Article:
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Redskins position outlook: Running back

Redskins position outlook: Running back

Over the next few weeks, JP Finlay and Rich Tandler will grade each position group’s performance in 2016, break down the current personnel situation and evaluate the unit's outlook for 2017. We’re starting things off with a look at the running backs.

Running back

2016 starters: Rob Kelley, Chris Thompson (3rd down)

Backups: Matt Jones, Mack Brown, Keith Marshall (IR)

Free agents: Thompson, restricted

Rewind: Kelley took over as the starter for Jones after seven games. He started off well, averaging 107 yards per game and 4.8 yards per carry over his first three games as the starter. His production slowed considerably in the last six games, with an average of 47 yards per game and 3.3 yards per carry. Still, it was a very good, totally unexpected season for an undrafted rookie

On the other hand, Jones had a very disappointing season compared to the expectations that he carried into 2016. After Alfred Morris left via free agency Jones was anointed The Man. There was no serious competition for the starting running back job throughout the offseason and training camp. Things started off pretty well as he was starting to figure out where to run. Through the first six games, Jones averaged 4.9 yards per carry and he was on pace to gain over 1,100 yards on the season.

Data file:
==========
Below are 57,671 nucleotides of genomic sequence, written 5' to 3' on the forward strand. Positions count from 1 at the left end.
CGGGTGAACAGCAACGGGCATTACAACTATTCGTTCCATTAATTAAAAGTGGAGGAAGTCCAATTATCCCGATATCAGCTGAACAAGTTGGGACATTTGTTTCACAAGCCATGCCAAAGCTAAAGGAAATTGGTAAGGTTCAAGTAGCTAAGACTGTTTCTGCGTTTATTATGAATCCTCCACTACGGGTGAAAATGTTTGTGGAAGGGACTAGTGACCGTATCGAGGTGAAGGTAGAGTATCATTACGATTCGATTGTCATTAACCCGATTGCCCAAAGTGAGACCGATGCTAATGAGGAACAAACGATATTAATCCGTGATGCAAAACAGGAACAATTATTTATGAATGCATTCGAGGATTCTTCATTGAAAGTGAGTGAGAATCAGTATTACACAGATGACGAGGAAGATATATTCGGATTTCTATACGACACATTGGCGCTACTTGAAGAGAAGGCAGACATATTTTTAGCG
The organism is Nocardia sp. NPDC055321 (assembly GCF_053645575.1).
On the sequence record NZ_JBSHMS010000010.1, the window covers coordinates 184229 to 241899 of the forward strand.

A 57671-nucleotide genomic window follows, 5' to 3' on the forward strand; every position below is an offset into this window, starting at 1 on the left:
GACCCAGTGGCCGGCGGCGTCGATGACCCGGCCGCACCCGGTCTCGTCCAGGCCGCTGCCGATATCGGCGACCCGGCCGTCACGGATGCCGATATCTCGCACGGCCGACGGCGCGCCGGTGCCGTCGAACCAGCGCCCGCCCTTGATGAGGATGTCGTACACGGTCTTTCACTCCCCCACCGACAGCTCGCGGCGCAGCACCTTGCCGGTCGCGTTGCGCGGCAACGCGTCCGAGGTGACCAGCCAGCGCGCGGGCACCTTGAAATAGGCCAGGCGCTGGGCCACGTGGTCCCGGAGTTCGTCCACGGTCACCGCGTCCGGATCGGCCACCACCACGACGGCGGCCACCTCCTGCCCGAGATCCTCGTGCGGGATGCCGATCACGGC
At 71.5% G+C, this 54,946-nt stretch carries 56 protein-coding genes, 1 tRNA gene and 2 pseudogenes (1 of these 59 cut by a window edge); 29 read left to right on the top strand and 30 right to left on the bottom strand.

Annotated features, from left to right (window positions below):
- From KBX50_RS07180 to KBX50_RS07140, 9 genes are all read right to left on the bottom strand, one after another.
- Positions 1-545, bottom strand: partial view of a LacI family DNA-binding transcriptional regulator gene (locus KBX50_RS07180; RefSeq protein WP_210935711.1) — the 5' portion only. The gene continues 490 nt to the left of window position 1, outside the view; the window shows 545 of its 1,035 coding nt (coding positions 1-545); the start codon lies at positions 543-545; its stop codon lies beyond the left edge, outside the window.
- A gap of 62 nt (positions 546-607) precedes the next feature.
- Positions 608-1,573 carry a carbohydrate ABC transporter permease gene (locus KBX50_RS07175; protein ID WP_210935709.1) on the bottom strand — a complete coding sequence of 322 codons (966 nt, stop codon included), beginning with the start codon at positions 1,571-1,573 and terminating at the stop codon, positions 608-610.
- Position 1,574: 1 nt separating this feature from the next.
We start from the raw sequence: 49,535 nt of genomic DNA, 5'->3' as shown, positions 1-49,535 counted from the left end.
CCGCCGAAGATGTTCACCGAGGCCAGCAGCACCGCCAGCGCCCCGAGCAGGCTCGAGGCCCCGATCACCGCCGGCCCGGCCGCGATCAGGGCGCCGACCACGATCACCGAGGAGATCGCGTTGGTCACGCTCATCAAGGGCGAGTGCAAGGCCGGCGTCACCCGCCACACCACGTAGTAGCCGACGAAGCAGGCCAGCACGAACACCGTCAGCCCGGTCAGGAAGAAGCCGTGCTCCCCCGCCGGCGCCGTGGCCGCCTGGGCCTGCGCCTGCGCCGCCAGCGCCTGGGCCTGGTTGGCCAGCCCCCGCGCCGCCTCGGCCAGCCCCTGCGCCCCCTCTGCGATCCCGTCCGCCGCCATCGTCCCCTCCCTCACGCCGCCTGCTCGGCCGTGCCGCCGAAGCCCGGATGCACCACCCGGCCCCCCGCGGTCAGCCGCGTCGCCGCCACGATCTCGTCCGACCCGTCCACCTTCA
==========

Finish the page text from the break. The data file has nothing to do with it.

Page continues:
Related: #RedskinsTalk podcast: A new deal for Cousins?

But then came the game in Detroit. Late in the first quarter the Redskins had a first and goal at the seven. Jones took a handoff up the middle and after gaining five yards he was fighting for a couple more. The ball came out and the Lions recovered in the end zone. Jones carried five more times the rest of the game and he was inactive the remaining nine games of the season. We’ll examine that a bit more in the “fast forward” section.